Egypt is calling the shots in the European market as its sweet potato season that runs from mid-July to January, peaks.
New half-year results for January to July 2023 have ranked sweet potatoes as the current sixth biggest agricultural export from Egypt. During this period, the country has already exported 54,090 metric tonnes of the tuber. Only citrus fruits, potatoes, onions, grapes and beans held sway as bigger exports.
This at a time when Egypt’s Ministry of Agriculture and Land Reclamation recorded a total 5 million metric tonnes (MT) of all agricultural exports, a spike by 18.4% from a similar period in 2022.
This means that the-yet-to-close 2023 market year is set to recapture the annual growth rate in sweet potato production of 4.2%.
The 2023 impressive outlook has been in the black for sometime. In 2022, for example, Egypt emerged as a top 5 sweet potato-exporting country, providing 7.7% of the total global supplies.
The North African Arab nation exported 72,720 MT of sweet potatoes in 2022, worth 81.1 million. The quantity rose significantly from the 2021 exports of 54,223 MT.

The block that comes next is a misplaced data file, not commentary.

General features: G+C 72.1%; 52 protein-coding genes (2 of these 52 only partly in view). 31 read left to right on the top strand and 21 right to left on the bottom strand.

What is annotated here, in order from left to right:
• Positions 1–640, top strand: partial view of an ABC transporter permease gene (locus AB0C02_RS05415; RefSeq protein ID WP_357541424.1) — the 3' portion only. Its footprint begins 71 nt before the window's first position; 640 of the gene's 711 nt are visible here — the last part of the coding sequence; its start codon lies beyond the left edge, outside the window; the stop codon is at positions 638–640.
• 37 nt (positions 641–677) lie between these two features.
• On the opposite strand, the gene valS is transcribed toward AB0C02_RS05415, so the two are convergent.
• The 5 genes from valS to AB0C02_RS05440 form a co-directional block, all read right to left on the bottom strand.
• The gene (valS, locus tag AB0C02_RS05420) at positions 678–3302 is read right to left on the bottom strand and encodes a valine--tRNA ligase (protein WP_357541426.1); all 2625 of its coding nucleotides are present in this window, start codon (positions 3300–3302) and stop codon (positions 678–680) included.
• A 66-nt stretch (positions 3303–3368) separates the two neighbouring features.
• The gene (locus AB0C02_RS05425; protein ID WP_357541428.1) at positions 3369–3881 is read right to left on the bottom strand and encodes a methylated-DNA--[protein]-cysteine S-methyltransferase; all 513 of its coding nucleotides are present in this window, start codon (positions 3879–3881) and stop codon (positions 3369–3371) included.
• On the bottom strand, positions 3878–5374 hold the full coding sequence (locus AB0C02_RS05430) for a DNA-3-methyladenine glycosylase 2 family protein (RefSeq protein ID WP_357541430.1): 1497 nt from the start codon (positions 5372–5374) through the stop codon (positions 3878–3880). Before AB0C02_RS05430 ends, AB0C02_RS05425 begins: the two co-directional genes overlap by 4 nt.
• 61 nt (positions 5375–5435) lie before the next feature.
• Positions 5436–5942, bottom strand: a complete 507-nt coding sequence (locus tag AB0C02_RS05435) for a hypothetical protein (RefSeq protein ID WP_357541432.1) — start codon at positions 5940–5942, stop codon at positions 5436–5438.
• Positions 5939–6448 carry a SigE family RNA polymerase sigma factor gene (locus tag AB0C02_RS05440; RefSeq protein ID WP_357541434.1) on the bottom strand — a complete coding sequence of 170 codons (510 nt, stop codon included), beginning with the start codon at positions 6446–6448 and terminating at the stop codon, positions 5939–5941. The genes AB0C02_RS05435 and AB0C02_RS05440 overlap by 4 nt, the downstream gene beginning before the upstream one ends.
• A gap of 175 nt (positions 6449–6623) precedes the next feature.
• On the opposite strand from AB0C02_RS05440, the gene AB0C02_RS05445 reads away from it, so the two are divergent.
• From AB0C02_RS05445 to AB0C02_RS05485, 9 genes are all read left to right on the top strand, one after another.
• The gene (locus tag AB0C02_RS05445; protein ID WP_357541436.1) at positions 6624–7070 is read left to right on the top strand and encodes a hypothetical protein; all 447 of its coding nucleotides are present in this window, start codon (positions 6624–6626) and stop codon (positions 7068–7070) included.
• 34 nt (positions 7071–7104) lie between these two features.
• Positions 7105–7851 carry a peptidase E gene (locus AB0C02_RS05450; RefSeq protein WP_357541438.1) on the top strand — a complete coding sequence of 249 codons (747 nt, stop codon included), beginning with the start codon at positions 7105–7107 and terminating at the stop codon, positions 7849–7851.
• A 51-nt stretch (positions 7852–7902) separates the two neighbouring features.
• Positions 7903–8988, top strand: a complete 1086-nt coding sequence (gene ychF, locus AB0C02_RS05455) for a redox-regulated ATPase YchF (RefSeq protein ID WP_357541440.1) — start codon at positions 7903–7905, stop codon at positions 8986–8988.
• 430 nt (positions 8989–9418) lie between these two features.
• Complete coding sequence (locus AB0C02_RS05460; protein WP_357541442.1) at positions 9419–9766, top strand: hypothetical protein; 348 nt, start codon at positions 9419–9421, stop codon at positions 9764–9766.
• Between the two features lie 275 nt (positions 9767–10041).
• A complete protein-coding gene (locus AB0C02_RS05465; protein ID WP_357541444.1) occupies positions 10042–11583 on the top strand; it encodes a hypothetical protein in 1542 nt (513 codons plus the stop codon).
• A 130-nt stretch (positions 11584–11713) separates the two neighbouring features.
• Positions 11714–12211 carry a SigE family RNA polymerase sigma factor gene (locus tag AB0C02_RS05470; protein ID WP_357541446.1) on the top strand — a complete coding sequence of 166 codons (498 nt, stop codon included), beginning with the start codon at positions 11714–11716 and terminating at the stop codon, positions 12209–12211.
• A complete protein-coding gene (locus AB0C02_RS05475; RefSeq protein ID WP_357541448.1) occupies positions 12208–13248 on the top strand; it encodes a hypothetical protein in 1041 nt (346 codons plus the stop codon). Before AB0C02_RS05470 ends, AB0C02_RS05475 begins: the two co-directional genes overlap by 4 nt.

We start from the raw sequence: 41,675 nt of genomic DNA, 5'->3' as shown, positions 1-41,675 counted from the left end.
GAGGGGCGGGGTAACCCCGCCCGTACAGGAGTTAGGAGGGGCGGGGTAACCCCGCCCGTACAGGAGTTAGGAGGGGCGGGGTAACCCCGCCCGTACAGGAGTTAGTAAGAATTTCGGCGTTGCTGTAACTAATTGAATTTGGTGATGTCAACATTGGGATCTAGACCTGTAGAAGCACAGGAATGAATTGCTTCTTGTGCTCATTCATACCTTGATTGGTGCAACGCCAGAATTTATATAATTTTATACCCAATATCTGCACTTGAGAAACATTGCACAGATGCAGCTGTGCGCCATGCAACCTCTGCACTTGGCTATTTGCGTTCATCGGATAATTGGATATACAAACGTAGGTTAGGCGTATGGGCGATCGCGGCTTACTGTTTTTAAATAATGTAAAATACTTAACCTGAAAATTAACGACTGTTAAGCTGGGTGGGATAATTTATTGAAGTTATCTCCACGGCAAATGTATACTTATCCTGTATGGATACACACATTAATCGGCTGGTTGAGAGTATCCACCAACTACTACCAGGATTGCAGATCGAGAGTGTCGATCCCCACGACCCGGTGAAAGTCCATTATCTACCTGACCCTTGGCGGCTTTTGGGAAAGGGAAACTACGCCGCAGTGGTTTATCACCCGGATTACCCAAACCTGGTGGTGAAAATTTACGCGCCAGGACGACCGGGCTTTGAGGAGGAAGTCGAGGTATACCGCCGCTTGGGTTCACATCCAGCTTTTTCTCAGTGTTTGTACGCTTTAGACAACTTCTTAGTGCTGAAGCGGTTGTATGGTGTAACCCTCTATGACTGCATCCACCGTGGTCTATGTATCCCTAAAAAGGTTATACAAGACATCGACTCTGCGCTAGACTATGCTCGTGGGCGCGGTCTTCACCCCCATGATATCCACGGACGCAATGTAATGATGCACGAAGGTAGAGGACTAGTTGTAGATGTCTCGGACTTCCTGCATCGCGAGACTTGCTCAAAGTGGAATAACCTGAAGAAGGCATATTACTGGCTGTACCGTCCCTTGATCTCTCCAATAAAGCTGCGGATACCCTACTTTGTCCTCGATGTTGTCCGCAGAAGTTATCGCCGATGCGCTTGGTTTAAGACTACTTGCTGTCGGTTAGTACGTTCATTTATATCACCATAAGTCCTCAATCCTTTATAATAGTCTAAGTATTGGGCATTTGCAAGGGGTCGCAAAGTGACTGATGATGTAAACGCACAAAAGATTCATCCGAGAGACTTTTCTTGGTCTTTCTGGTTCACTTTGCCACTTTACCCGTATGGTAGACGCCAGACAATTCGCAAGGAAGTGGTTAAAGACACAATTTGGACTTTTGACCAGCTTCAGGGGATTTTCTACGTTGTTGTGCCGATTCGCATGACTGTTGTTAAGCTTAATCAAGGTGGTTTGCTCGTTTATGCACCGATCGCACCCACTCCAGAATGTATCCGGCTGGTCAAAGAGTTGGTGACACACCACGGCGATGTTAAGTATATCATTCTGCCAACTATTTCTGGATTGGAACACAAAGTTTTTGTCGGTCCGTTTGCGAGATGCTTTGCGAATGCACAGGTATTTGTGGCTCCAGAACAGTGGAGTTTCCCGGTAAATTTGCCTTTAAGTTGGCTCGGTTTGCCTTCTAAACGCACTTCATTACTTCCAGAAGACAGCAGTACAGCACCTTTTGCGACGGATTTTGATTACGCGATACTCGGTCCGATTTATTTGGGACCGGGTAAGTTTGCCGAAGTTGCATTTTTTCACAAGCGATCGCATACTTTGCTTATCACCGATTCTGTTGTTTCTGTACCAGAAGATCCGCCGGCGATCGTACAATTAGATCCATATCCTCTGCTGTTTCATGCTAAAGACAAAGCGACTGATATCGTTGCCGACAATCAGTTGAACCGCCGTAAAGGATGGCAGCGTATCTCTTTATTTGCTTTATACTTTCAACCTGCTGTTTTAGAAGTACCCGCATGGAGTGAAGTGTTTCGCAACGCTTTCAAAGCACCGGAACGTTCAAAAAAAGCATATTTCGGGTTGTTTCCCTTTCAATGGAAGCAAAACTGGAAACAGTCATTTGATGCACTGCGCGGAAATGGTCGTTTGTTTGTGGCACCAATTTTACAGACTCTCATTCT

The Dutch market is increasingly becoming the final destination for the bulk of Egypt’s orange-fleshed sweet potatoes. In 2022, the Netherlands received 42,000 metric tonnes or 50% of Egypt’s total sweet potato exports.
Though the Netherlands and other European importers only import the root, research in Egypt itself shows a mushrooming industry for shoots and leaves. Egyptian researchers published a paper in April, 2023, on the antidiabetic value of roots, leaves and shoots of this tuber.
Perhaps this is another reason that is driving the spike in production levels. The Dutch market goes almost exclusively for the orange-fleshed variety, which in turn, is the main cultivated cultivar in Egypt. This variety is notable for its high beta-carotene content, a buoying factor for the health-conscious buying public of Europe.
Popular North African cuisine is also making the rounds across the globe, with the sweet potato as a main ingredient. Egyptian- and Moroccan-style grills of lemon and nut-toasted sweet potatoes are growing at eateries as far as in the U.S. This is likely to spike more interest in Egyptian-grown tubers.
Thus, as the organic revolution in the sweet potato market continues, things are looking up for Egyptian supplies. Ultimately, Egypt has given the U.S., the biggest global exporter of sweet potatoes, a run for its money in Europe.